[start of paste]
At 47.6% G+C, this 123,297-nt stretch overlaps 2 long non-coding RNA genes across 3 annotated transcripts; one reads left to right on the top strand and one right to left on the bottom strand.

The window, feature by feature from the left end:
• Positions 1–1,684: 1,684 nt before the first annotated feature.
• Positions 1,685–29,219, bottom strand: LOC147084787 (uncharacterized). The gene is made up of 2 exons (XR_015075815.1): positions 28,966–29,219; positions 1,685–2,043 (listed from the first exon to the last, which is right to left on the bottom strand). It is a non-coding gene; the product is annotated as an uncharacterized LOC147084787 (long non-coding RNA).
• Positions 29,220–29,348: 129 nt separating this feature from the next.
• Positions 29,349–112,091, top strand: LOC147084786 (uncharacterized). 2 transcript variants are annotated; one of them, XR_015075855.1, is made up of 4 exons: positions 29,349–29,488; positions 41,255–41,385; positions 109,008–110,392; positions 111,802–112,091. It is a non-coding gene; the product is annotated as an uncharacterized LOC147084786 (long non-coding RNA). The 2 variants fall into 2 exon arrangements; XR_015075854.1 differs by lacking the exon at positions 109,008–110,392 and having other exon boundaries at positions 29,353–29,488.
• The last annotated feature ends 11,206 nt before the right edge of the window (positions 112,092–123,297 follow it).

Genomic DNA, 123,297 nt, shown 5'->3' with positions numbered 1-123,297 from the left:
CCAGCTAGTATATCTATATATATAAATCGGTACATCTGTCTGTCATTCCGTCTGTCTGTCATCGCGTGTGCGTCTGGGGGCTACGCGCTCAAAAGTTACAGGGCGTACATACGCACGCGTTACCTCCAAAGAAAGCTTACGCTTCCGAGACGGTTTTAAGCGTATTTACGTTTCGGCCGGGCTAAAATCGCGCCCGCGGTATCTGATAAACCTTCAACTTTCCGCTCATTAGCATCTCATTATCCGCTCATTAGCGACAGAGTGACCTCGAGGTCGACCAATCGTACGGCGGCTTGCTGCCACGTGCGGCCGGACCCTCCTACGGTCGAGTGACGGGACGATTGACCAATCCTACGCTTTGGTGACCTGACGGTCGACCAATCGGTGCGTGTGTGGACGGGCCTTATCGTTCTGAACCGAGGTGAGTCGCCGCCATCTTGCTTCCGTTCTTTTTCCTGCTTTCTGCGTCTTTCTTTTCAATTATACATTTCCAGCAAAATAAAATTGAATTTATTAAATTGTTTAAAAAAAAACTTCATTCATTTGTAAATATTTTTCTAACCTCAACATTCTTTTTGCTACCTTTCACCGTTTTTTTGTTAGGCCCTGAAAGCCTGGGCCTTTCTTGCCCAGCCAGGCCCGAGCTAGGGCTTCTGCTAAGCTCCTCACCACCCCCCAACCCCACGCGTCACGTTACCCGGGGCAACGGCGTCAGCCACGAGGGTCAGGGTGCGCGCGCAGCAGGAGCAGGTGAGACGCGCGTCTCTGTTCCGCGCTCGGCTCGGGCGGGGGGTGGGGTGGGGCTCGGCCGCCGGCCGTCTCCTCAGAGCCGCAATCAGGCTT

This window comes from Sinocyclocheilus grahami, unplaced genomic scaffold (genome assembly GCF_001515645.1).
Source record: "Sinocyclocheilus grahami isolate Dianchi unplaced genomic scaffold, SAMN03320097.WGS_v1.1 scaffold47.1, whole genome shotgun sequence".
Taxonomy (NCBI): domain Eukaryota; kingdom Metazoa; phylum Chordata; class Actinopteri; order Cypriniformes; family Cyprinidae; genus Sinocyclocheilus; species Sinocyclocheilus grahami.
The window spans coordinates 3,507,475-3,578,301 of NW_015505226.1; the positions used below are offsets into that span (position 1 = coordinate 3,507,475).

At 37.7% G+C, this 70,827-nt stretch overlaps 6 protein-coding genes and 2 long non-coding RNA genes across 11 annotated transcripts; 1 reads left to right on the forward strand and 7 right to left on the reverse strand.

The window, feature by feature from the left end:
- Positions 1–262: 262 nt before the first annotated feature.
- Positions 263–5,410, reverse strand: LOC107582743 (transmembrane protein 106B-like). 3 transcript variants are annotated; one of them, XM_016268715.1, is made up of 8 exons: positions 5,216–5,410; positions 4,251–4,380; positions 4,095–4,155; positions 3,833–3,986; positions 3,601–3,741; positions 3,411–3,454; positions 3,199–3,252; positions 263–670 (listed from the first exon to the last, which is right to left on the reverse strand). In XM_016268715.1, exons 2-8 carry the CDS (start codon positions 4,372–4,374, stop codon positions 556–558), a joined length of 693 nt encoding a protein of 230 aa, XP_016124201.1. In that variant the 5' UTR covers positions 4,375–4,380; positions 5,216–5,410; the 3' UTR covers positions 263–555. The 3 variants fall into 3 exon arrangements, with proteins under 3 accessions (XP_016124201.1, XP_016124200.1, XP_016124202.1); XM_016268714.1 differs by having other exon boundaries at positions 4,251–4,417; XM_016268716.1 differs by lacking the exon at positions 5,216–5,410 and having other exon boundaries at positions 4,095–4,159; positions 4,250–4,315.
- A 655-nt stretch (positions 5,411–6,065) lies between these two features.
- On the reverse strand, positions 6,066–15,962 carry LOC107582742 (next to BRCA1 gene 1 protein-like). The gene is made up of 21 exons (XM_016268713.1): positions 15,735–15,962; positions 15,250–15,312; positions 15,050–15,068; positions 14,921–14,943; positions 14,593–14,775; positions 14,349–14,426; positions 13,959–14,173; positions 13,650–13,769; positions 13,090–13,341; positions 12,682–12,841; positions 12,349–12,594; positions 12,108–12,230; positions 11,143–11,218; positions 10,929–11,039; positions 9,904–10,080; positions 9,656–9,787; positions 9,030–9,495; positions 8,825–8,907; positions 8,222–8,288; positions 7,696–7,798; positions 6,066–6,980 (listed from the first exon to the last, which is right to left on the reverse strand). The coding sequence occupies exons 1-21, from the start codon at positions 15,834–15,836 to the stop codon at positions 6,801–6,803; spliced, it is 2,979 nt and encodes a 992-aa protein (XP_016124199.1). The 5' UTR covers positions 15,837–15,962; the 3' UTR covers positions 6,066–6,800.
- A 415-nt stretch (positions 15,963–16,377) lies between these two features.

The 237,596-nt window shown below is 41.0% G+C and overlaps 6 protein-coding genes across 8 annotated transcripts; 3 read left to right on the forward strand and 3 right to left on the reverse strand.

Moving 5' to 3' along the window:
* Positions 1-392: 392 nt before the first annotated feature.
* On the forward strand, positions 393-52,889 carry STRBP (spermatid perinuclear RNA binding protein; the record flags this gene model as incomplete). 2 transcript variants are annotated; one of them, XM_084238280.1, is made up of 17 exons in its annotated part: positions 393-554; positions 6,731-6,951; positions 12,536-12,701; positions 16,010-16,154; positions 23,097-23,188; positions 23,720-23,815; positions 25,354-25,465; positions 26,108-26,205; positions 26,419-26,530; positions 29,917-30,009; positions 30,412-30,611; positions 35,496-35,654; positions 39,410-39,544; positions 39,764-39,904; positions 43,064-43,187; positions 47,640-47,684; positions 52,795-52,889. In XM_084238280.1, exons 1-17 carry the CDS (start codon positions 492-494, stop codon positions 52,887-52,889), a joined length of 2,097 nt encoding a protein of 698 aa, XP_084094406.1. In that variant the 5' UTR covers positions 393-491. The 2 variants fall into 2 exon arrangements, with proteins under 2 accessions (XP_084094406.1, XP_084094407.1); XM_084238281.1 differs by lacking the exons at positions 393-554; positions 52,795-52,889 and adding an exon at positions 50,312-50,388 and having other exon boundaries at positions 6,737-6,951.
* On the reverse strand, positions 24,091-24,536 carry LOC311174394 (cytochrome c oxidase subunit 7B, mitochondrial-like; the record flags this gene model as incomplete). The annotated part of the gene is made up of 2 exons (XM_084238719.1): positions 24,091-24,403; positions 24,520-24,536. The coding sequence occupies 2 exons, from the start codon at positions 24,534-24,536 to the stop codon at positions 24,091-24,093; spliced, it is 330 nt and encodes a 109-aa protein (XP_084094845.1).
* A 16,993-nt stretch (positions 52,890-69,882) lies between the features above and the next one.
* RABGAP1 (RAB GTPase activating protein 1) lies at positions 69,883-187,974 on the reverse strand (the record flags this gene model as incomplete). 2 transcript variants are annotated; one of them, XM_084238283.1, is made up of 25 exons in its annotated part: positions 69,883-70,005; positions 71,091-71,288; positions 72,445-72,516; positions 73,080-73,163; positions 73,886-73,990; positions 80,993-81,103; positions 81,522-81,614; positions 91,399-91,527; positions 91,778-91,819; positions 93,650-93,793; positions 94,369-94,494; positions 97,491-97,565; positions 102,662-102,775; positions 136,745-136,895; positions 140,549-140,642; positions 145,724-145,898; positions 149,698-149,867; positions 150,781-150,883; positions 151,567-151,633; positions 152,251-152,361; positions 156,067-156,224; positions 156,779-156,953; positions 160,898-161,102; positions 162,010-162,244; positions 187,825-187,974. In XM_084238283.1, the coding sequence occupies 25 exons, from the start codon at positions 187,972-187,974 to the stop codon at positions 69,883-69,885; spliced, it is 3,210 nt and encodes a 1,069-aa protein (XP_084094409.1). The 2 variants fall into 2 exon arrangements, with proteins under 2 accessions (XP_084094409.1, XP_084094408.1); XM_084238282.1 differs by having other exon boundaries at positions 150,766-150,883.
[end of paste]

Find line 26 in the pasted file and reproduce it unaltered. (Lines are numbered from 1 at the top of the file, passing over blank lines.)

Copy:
* A 16,993-nt stretch (positions 52,890-69,882) lies between the features above and the next one.